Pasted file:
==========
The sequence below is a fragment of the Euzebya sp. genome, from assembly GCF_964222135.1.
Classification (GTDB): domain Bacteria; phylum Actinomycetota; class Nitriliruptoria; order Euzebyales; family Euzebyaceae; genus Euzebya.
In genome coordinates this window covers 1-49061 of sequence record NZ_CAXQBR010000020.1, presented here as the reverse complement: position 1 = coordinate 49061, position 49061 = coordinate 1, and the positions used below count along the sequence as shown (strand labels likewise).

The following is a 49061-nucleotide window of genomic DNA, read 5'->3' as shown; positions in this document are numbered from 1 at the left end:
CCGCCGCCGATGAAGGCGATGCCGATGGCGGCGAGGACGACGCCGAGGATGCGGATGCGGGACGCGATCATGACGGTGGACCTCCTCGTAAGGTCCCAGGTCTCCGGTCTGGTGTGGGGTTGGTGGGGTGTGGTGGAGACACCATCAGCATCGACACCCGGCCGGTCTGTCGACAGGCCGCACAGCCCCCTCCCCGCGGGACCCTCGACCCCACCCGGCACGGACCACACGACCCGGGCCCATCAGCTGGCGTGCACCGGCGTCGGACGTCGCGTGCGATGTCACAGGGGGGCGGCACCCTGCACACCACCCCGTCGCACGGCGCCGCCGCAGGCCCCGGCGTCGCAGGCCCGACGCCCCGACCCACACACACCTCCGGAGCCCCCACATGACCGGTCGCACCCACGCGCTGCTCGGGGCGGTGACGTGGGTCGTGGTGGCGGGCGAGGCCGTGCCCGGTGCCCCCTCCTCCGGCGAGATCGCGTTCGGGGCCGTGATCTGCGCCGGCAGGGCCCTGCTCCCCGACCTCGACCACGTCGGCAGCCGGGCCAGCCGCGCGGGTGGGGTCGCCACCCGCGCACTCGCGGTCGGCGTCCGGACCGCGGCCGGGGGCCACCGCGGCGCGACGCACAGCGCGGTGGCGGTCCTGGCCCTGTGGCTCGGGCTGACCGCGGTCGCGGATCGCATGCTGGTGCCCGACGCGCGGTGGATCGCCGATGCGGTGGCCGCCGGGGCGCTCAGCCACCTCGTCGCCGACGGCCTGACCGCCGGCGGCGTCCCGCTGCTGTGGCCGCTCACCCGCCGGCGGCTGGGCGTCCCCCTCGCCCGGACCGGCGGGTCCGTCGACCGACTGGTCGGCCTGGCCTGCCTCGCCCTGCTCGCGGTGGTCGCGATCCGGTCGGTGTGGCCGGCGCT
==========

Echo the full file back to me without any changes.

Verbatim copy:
The sequence below is a fragment of the Euzebya sp. genome, from assembly GCF_964222135.1.
Classification (GTDB): domain Bacteria; phylum Actinomycetota; class Nitriliruptoria; order Euzebyales; family Euzebyaceae; genus Euzebya.
In genome coordinates this window covers 1-49061 of sequence record NZ_CAXQBR010000020.1, presented here as the reverse complement: position 1 = coordinate 49061, position 49061 = coordinate 1, and the positions used below count along the sequence as shown (strand labels likewise).

The following is a 49061-nucleotide window of genomic DNA, read 5'->3' as shown; positions in this document are numbered from 1 at the left end:
CCGCCGCCGATGAAGGCGATGCCGATGGCGGCGAGGACGACGCCGAGGATGCGGATGCGGGACGCGATCATGACGGTGGACCTCCTCGTAAGGTCCCAGGTCTCCGGTCTGGTGTGGGGTTGGTGGGGTGTGGTGGAGACACCATCAGCATCGACACCCGGCCGGTCTGTCGACAGGCCGCACAGCCCCCTCCCCGCGGGACCCTCGACCCCACCCGGCACGGACCACACGACCCGGGCCCATCAGCTGGCGTGCACCGGCGTCGGACGTCGCGTGCGATGTCACAGGGGGGCGGCACCCTGCACACCACCCCGTCGCACGGCGCCGCCGCAGGCCCCGGCGTCGCAGGCCCGACGCCCCGACCCACACACACCTCCGGAGCCCCCACATGACCGGTCGCACCCACGCGCTGCTCGGGGCGGTGACGTGGGTCGTGGTGGCGGGCGAGGCCGTGCCCGGTGCCCCCTCCTCCGGCGAGATCGCGTTCGGGGCCGTGATCTGCGCCGGCAGGGCCCTGCTCCCCGACCTCGACCACGTCGGCAGCCGGGCCAGCCGCGCGGGTGGGGTCGCCACCCGCGCACTCGCGGTCGGCGTCCGGACCGCGGCCGGGGGCCACCGCGGCGCGACGCACAGCGCGGTGGCGGTCCTGGCCCTGTGGCTCGGGCTGACCGCGGTCGCGGATCGCATGCTGGTGCCCGACGCGCGGTGGATCGCCGATGCGGTGGCCGCCGGGGCGCTCAGCCACCTCGTCGCCGACGGCCTGACCGCCGGCGGCGTCCCGCTGCTGTGGCCGCTCACCCGCCGGCGGCTGGGCGTCCCCCTCGCCCGGACCGGCGGGTCCGTCGACCGACTGGTCGGCCTGGCCTGCCTCGCCCTGCTCGCGGTGGTCGCGATCCGGTCGGTGTGGCCGGCGCT